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Catherina Cunnane
Catherina Cunnane
Catherina Cunnane hails from a sixth-generation drystock and specialised pedigree suckler enterprise in Co. Mayo. She currently holds the positions of editor and general manager at That's Farming, having joined the firm during its start-up phase in 2015.
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Third case of avian influenza detected

The Department of Agriculture, Food, and the Marine (DAFM) has confirmed a third outbreak of Avian Influenza H5N1.

It has detected this is an egg-laying flock, a commercial poultry enterprise, in the Castleblaney area of Co. Monaghan.

The department has expanded its protection and surveillance zones around the three flocks further to mitigate the risk of spreading the disease.

This places additional controls on the movement of poultry and poultry products within the zones.

Furthermore, movements into and out of the zones are also subject to licensing. Also, additional surveillance measures apply within the restricted zones.

The restriction zone around the most recent outbreak extends into Northern Ireland (NI).

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Avian Influenza outbreak

In a statement, the DAFM said it is working “closely” with NI colleagues on disease control and risk mitigation measures.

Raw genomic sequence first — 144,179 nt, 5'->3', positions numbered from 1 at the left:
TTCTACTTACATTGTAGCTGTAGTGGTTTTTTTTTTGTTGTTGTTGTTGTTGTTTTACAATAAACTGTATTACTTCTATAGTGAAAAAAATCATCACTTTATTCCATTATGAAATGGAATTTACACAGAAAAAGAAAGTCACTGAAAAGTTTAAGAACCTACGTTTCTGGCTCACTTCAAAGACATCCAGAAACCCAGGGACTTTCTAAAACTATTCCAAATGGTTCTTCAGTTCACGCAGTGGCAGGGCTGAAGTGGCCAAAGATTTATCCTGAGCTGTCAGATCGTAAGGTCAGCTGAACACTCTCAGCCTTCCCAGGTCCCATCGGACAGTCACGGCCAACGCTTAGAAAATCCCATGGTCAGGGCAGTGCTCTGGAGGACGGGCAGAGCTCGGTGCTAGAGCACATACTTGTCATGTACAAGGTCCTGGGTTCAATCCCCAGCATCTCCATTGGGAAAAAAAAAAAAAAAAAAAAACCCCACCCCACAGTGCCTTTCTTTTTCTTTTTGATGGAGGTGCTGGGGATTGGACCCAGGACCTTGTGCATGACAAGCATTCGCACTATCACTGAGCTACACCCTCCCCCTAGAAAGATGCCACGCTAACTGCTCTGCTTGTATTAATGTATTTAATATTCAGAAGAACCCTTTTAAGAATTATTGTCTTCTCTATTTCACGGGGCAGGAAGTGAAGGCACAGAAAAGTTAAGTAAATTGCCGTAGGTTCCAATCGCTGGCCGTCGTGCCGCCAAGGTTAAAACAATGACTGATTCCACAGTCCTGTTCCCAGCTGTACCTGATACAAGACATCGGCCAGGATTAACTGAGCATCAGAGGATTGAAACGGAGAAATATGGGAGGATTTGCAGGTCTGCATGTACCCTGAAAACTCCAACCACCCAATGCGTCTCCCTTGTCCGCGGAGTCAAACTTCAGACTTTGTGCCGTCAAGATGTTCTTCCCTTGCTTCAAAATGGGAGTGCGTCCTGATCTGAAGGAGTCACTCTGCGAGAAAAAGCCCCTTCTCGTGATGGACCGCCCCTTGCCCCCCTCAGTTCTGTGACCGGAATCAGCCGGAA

“The authorities in NI will manage movement controls and additional surveillance measures within their jurisdiction in a similar way to DAFM.”

“The spread of disease outside the previous restriction zones highlights the high risk of incursion of avian influenza into poultry flocks.”

The DAFM views stringent biosecurity, including housing or confinement of birds, as “vital” to mitigate the risk and protect poultry flocks across the island/country.

Since mid-October, countries that have confirmed highly pathogenic H5N1 in wild birds, poultry, and captive birds include:

  • Great Britain;
  • Italy;
  • Germany;
  • The Netherlands;
  • Estonia;
  • Poland;
  • Denmark.
Human infection ‘extremely rare’

The Health Protection Surveillance Centre confirmed that although the HPAI H5N1 subtype can cause “serious” disease in poultry and other birds. However, human infection is “extremely rare”.

Furthermore, no human infections with this virus have been reported in Europe this year.

“Properly cooked poultry and poultry products, including eggs, are safe to eat.”

“Notwithstanding, members of the public are, as always, advised not to handle sick or dead wild birds.”

“It is important to note that there is no evidence of risk associated with consumption of properly cooked poultry products.”

“The department remains in close contact with all industry stakeholders in relation to avian influenza,” the spokesperson concluded.

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